Rep. Erik Paulsen (R-Minn.) and his Republican colleagues have begun work on a tax reform bill that they hope to pass by the end of the year. But the reforms threaten to grow the federal deficit and lighten the tax burden on corporations and the upper class.
Tax reform — like all major legislative initiatives these days — is a touchy and highly polarized subject. In addition to partisan political opposition, tax reform faces pushback from business and corporate lobbyists who will fight for additional credits, exemptions, and deductions. Earlier this year, Paulsen backed off a proposed tax on imported goods after Target — Paulsen’s former employer — and Best Buy, both of which are major Minnesota-based companies, opposed it. The companies argued that the tax would hurt their bottom line.
The development of a tax reform bill follows several high-profile legislative failures for President Trump and the Republican Party. Despite holding a majority in both houses of Congress, the Republicans failed to reach a consensus last month on their long-running project to repeal and replace Obamacare. While they badly need a win on tax reform, it’s possible that they’ll face the same infighting they did on healthcare.
Paulsen’s goals for tax reform legislation are ambitious. In a recent interview with the Star Tribune, Paulsen said, “The key principles are building for growth. New jobs, higher wages.” In an address before the House Ways and Means Committee earlier this year, Paulsen outlined additional goals. “I continuously hear from Minnesota companies about the importance of having major tax reform that is permanent, that promotes investment, that lowers rates,” Paulsen said. “It will boost paychecks, it will increase jobs, and it will grow the economy. Regardless of whether it’s a large or small company, these businesses, and the men and women working there, will benefit from fixing a broken tax code.”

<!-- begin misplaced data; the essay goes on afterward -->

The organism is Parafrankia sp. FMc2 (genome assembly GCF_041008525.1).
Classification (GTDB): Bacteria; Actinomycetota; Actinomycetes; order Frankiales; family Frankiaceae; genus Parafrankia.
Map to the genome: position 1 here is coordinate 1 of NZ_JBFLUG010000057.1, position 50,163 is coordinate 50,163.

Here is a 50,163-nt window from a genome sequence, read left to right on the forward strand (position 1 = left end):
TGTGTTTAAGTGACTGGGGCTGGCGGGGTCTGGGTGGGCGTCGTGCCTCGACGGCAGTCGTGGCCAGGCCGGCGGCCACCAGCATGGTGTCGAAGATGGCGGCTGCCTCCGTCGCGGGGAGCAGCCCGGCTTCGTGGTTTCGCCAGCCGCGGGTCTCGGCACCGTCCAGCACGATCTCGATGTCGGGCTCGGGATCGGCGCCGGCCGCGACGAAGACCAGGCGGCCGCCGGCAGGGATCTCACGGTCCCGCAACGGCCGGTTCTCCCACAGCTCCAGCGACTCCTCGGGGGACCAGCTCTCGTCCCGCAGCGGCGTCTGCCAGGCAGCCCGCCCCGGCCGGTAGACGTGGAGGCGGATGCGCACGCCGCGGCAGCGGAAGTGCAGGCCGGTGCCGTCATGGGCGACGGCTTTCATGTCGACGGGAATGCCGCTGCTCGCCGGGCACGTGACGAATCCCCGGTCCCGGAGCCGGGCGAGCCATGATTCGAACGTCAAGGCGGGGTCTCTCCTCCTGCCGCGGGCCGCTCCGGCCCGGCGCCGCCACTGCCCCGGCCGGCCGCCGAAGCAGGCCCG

The plan anticipates economic growth as a result of lower taxes to result in additional revenue to pay down the federal deficit. But J. Patrick Coolican of the Star Tribune noted that this approach is worryingly familiar: “This idea undergirded the economic policy of President Ronald Reagan, who promised that lower taxes would stimulate economic activity, leading to higher wages and more income tax revenue. After cutting taxes in 1981, the deficit ballooned, and Reagan signed a significant tax increase in 1982.” Unless the major budget cuts are also enacted, the current tax reform project will yield the same outcome. Today, only about one-third of economists agree that cutting taxes leads to economic growth.
Reactions to Paulsen’s plan have been critical. Brigid Sozik of Bloomington wrote, “Lowering taxes on businesses and the wealthy is proven to do nothing but make the rich richer. It has not and never has created jobs.”
Wesley Sisson of Hermantown suggested that Paulsen’s tax plan lacked crucial citizen input, saying “When he starts holding town halls to listen to his constituents, that’s when I will start paying attention.”
Erik Paulsen’s tax reform project is based on kowtowing to powerful corporate interests and clinging desperately to outmoded economic theories. Is this really the best our wonky “numbers guy” can come up with?